Worthy making case for more money for her department to Wayne County Commission
12:57 PM, Mar 27, 2013
5:28 PM, Mar 27, 2013
DETROIT (WXYZ) - Wayne County prosecutor Kim Worthy was quick to choose a chair at the committee table that put her back to television cameras present to cover her appearance.
She came to take questions, but also to reiterate her position - her prosecutors' office needs more money ... millions more than what the commission had budgeted for it.
She talked about how responsible she is a steward of taxpayer dollars, that among her first things to do was to audit spending.
"We set salaries to what people should have had, and downgraded others," Worthy said, talking about her administration in 2004.
The next fiscal year, millions less were available ... and, she claims, every year "we found a way to save money and work within our budget."
Volunteers worked well for years to lighten the work load, but it wasn't enough. She negotiated in '07 and '08 with the lawyers union, got contract lawyer salaries down to $46,000 - lower than any other assistant prosecutors in the state.
In short, her history lesson for the committee appeared to be an attempt to show that, as a manager, she and her staff have been doing a good job under difficult circumstances.
"The managers in my office have a mandate to do more with less," Worthy says. "Long term planning is important, but we cant do that when we don't know what tools we have to do the job."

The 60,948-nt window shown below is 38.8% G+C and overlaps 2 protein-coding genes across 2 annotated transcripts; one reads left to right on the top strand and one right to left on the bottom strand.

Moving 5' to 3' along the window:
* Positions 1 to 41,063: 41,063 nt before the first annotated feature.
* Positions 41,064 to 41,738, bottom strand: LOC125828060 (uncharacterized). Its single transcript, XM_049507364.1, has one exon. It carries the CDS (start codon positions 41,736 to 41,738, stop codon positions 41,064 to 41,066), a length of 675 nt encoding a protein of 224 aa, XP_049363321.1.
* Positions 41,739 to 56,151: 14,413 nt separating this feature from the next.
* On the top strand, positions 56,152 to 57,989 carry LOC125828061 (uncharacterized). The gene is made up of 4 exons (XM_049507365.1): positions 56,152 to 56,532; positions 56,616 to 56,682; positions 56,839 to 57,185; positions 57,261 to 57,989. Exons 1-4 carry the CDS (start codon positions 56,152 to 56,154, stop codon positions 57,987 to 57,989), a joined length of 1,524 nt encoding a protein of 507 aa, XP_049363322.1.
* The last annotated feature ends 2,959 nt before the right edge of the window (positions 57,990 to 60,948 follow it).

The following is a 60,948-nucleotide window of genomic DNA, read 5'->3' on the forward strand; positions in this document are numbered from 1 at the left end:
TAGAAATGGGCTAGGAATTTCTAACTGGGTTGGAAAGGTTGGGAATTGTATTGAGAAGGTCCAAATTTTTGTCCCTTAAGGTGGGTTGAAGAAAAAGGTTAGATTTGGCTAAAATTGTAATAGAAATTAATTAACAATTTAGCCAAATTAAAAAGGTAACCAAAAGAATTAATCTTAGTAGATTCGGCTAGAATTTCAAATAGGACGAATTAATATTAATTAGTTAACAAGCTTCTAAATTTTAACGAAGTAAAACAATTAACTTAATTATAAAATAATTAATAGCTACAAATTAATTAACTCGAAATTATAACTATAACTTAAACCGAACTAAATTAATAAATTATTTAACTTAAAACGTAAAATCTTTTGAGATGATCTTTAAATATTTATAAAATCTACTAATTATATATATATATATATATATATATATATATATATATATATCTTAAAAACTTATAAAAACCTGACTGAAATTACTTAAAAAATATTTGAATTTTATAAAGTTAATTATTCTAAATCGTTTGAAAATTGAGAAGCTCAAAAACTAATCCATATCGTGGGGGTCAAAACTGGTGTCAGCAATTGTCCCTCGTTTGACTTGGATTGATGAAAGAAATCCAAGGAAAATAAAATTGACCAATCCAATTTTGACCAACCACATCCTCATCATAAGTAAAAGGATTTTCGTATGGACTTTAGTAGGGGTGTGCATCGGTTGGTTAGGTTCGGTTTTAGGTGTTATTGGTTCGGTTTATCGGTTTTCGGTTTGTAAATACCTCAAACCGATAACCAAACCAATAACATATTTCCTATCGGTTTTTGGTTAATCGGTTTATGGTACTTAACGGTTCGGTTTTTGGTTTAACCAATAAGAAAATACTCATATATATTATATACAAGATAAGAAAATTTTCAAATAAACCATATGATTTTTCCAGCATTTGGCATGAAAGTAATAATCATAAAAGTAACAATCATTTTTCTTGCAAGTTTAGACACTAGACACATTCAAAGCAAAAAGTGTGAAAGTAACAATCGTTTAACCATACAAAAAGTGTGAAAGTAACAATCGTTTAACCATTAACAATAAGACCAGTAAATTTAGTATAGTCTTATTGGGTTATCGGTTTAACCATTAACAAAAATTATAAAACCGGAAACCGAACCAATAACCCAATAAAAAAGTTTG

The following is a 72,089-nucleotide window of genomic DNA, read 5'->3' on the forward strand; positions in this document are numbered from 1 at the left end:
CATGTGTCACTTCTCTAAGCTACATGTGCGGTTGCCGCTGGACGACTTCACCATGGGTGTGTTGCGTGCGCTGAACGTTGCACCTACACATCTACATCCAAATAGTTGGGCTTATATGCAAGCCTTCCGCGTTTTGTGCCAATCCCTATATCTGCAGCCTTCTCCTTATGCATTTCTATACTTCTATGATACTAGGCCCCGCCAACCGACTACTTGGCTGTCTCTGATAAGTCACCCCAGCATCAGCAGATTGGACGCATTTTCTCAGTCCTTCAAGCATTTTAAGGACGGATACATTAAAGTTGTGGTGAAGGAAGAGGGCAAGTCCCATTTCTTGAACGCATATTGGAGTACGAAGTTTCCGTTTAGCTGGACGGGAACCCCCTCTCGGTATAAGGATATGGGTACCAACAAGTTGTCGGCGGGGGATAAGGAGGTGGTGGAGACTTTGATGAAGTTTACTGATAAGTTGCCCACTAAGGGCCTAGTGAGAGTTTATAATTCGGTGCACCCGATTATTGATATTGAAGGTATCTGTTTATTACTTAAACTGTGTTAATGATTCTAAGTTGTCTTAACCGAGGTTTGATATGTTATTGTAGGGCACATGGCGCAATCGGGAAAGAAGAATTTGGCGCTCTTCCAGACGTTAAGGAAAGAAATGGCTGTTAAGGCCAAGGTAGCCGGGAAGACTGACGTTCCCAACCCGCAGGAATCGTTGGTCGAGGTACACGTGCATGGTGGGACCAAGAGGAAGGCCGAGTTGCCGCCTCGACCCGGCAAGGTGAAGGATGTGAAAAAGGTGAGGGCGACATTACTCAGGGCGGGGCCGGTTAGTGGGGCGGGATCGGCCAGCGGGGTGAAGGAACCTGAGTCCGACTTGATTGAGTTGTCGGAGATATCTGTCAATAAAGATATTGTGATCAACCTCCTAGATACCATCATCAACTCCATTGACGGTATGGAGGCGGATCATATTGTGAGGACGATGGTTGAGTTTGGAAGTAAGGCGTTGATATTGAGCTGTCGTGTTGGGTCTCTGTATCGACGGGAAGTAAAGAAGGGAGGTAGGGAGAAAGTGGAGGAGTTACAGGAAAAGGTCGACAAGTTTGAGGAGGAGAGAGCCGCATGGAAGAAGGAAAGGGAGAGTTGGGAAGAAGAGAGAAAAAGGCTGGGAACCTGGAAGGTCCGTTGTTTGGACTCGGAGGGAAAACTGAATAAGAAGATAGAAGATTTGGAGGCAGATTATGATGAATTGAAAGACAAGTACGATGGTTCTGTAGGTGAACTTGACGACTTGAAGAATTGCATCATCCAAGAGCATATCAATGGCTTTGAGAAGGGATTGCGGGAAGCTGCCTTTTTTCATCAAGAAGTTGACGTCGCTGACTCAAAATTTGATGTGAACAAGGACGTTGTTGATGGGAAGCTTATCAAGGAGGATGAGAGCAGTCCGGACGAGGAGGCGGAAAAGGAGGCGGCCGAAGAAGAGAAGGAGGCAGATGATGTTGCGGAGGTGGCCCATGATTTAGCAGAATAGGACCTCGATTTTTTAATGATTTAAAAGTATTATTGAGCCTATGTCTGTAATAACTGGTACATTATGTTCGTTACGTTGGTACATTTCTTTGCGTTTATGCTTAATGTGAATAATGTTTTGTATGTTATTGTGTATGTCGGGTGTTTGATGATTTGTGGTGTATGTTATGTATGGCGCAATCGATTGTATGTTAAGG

She then referred to Wayne County Executive Robert Ficano, saying "Nine months we worked with the CEO's office. $33,4- $33,7-$34, (million) was the 3 year negotiated annual budgets."
But, she says without warning, "There was never a phone call to say Kim, we don't have the money we promised"
Worthy's promised money was cut about $9 million per year.
Commissioner Irma Clark-Coleman said "the cut from the promised 34 million to 25 million was absurd."
In responding to Worthy's arguments, Wayne County Commissioner Raymond Basham said he was "bothered by the $161 million deficit in the county."
Worthy responded, "I don't like the fact that the CEO of this county didn't keep his word. He left the impression he can't be trusted. My beef has not been with you."
However, Basham later admonished Worthy, suggesting that he was "disappointed" to know that she turned down an offer to "find the prosecutors office about $4 million." He said that Worthy turned it down, saying she wanted to whole $9 million she expected or she would sue.
Worthy said she remembers "heated exchanges regarding the fund shortage," but said the need for all of what was promised was great.
During the meeting Commissioner Kevin McNamara also alluded to Worthy's lawsuit, saying, "My problem is I have a hard time negotiating with someone who is suing me. Would you consider dropping the lawsuit and negotiate with us.?"
In a long winded answer, again going over past discussion history, Worthy answered " there were unacceptable conditions involved in past negotiations."
McNamara left the room after five minutes, headed for a previously scheduled appointment, but agreed "I never got an answer to the question."
In wrapping up the meeting, Commissioner IIona Varga concluded, "with the backup of cases and prisoners not being processed on the Sheriffs side, your not having the money you need means we'll see more spending, so we're not really saving money."